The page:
At Varpath, we are very good at Cisco, Fortinet, Juniper, and Palo Alto Networks firewalls. We love them all. I think at one time we even knew Sonicwall, but we haven’t seen any new deployments in the field in ages.  

Ok…  Let’s imagine this is for a small company.  One with 20 employees. So here’s the damage at full list price. Not bad, right?  $5,420!  This includes ALL the licenses you’ll need!  If you have 200 employees, not 20, you’ll happily find that there are huge wins to cost at scale.  So the price per employee will be even cheaper for you!

And last to note, this is a cloud gateway.  But as we mentioned at the start of this article, the moment you have an office presence again, you’ll want to compliment your office network with a hardware gateway.  

Solution 3Y SKU Count Cost 3Y Cost 1Y Subtotal 3Y Subtotal 1Y
Cloud Gateway
With ALL licenses
(WatchGuard)
WGCSM643 1 $4,235.00 $2,320.00 $4,235.00 $2,320.00
MFA Licenses
WatchGuard Authpoint
WGATH573 20 $64.00 $27.00 $1,280.00 $540.00
DNSWatchGo
DNS security
WGDNS953 20 $87.00 $36.00 $1,740.00 $720.00
Panda Anti-Virus WGAD3033 20 $165.50 $69.00 $3,310.00 $1,380.00
Panda Patch Management WGPAT053 20 $43.00 $23.00 $860.00 $460.00
TOTAL 3Y & 1Y       $11,425.00 $5,420.00

You are reading that correctly.

$5,420 MSRP to secure 20 employees with a complete commercial grade solution with 24×7 GOLD support from the vendor.  That is PRE-discount, and any vendor is sure to provide a discount.

Endpoint Madness (Step 2: Isolation)

Now the endpoints, endpoints, endpoints…  Endpoint madness everywhere.  We are going to start by isolating them.  Because we can’t control them.  

We lost the field on control once legit IOT showed up.  Now we have some with the form factor of a lightbulb. I guess it’s only a matter of time before someone asks me to start securing the light bulbs. So endpoints it is. And it’s not just PCs and phones anymore. Now we are dealing with refrigerators, TVs, stereos, cameras, all sorts of things. Some can run security agents, most can not.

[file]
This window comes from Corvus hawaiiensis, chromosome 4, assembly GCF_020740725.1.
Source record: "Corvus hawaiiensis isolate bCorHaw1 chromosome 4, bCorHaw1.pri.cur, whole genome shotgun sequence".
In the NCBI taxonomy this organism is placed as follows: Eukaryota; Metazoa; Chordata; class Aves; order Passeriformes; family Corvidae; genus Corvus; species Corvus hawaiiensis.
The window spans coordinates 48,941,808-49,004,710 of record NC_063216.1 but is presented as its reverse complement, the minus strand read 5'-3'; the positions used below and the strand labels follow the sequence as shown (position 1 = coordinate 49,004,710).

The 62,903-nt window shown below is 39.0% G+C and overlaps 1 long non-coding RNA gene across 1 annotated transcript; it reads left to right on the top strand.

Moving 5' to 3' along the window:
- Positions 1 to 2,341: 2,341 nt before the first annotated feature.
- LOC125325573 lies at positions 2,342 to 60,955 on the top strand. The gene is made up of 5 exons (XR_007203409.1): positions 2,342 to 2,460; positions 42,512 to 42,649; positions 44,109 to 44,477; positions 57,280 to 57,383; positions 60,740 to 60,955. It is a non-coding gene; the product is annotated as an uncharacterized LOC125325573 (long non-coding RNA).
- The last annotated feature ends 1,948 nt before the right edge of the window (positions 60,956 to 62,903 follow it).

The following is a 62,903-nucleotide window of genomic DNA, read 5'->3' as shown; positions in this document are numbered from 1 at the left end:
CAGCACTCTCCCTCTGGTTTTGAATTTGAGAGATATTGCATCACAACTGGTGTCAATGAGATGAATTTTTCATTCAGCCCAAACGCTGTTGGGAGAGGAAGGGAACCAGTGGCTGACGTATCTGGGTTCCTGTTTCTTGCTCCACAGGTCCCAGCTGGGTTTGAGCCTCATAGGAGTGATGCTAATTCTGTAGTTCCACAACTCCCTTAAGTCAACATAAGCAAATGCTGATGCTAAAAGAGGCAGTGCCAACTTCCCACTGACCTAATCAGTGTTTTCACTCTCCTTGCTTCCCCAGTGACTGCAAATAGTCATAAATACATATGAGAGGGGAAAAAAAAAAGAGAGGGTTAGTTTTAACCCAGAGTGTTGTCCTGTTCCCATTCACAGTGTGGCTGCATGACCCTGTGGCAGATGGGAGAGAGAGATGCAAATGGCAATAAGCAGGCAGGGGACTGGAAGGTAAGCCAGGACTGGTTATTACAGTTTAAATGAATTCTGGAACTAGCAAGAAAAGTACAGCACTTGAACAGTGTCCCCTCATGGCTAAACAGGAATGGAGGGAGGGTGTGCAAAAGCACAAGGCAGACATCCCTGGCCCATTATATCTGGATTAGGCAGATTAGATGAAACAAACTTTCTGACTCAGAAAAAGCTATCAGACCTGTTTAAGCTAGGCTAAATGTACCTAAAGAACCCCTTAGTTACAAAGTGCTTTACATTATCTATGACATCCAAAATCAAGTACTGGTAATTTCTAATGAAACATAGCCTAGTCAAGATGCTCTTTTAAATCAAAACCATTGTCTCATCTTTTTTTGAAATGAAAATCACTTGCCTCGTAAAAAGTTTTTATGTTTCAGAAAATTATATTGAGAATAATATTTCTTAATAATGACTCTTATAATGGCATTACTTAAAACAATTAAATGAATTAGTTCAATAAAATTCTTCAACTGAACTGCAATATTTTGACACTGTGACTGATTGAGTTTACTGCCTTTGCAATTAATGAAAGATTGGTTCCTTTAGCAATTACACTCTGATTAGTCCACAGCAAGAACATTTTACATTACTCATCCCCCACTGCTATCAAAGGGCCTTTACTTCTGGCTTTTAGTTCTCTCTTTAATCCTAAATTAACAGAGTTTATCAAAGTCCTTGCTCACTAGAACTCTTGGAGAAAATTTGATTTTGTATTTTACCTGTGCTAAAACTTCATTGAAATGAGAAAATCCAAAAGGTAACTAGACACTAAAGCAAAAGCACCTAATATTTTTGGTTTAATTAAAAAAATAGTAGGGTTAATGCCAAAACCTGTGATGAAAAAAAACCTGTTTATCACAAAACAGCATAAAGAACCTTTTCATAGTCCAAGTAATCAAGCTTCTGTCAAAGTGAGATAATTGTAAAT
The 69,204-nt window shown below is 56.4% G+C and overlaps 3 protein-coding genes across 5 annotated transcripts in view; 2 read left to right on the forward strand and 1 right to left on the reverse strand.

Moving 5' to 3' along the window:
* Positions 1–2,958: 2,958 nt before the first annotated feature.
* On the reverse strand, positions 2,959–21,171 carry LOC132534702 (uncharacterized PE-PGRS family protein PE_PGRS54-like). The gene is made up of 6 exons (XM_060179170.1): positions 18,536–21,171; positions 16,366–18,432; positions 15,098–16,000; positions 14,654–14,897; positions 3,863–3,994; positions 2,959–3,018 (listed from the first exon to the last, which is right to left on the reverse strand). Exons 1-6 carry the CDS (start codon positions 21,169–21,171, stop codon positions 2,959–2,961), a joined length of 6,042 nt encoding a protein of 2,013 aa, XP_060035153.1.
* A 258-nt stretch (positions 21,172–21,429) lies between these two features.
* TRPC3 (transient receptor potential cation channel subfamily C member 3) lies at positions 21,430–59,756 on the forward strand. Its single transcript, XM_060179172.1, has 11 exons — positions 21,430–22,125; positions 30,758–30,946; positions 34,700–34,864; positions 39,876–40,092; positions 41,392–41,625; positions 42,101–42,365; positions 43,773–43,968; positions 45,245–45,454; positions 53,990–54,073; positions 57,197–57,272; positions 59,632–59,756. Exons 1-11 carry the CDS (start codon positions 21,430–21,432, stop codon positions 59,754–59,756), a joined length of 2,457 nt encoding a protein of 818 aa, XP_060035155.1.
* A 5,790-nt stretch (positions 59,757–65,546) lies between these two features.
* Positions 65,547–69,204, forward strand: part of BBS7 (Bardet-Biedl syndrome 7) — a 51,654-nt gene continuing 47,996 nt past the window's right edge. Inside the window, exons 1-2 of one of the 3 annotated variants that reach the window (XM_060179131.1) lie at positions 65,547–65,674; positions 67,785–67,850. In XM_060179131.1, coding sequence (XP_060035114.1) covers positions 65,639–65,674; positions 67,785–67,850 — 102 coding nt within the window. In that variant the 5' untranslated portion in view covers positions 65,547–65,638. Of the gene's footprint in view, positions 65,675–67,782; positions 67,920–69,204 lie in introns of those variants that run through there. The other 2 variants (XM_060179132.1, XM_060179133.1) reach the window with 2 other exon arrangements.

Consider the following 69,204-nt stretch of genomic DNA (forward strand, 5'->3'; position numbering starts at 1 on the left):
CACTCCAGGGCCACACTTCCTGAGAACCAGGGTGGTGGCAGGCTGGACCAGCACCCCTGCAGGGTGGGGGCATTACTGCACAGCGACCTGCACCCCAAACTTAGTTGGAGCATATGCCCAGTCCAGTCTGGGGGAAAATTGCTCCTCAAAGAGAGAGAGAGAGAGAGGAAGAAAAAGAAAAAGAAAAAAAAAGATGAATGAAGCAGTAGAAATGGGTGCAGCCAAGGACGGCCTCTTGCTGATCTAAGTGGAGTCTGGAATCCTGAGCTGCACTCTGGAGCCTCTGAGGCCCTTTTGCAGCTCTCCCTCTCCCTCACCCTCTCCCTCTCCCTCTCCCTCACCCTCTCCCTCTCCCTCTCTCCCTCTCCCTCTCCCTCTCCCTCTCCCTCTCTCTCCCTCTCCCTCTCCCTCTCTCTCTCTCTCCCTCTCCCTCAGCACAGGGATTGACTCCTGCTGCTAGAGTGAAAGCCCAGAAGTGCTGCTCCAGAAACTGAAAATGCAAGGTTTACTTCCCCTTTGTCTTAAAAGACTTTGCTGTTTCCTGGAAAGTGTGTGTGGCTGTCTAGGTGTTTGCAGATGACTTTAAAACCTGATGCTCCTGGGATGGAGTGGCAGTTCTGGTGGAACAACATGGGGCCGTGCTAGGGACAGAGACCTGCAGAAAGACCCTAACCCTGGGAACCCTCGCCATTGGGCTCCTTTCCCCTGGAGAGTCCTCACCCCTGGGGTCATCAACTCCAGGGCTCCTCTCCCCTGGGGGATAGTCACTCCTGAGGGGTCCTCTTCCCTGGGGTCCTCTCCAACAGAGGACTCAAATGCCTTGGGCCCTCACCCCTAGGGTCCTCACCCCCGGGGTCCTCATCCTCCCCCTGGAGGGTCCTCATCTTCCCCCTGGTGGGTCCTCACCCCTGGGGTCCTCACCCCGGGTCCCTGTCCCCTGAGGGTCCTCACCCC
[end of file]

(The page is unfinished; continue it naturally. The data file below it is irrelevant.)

How are you going to wrangle that? The answer is you aren’t. You’ll just assume everyone has a virus on their machine. A deadly lethal one. Or if they don’t start the day with one, they download it while you are at lunch. Or in the bathroom.  The fridge they are rolling into the lunch room on a pallet is loaded with malware and will cryptolocker everything over WiFi after it gets plugged into the wall.

On endpoints, you need to control the spread. So you need to keep them from mingling. Why? Because Joe in shipping just walked a Windows LAN-based virus on to your trusted network. You have the ability to limit the worst-case-scenario. That virus can do either one of two things:

Malware compromises the shipping PC, and spreads relentlessly through the network. Using your LAN it traverses from machine to machine, eventually crossing your site to site VPNs. The virus infects your HQ, data center, cloud, backups, and all remote sites.  All company systems connected to the LAN are now encrypted with ransomware.

OR

Malware compromises the shipping PC with never before seen ransomware that gets past the Anti-Virus and APT tools already installed on the machine. The machine is now useless, and has to be rebuilt and restored from a backup image. Since the machine has no reason to talk directly to it’s neighbors, the virus does not spread to the rest of the network.

You don’t need NAC, 802.1x, fancy software or additional money to fix isolation. You only need to know a little about what is already plugged into your network.  The simplest solution is already  built into 99% of the switches from Switchzilla (Cisco).  

How to isolate users:
This is probably the most complicated and yet also the simplest part of a Zero Trust implementation that stymies people and stops them dead in their tracks. 

The answer is incredibly simple, but very confusing.  You are going to be saying WHAT!  I could have done that back in the ’90’s?  Yes.  Yes you could have.  Because this feature came out with Cisco IOS Train 11.2 or something like that.  Super way old.